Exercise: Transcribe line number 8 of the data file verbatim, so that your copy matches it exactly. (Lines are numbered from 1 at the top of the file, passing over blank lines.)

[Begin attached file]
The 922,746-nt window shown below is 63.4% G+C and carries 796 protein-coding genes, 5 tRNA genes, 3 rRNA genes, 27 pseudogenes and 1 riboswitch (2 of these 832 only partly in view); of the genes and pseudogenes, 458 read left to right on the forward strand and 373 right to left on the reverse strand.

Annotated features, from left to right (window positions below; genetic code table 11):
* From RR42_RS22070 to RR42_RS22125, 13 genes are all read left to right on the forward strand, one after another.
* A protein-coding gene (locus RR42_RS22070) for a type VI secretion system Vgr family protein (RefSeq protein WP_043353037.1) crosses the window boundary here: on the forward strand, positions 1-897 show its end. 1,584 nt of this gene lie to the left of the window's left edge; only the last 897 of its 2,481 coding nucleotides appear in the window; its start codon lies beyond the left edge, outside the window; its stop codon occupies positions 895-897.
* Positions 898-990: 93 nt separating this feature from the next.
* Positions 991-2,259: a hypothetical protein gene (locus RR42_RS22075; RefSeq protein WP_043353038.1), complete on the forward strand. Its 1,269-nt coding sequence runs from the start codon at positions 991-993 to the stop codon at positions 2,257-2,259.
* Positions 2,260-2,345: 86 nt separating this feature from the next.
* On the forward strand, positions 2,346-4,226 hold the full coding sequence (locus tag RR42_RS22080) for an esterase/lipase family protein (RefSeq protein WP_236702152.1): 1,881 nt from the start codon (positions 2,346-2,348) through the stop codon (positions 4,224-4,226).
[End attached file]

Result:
* On the forward strand, positions 2,346-4,226 hold the full coding sequence (locus tag RR42_RS22080) for an esterase/lipase family protein (RefSeq protein WP_236702152.1): 1,881 nt from the start codon (positions 2,346-2,348) through the stop codon (positions 4,224-4,226).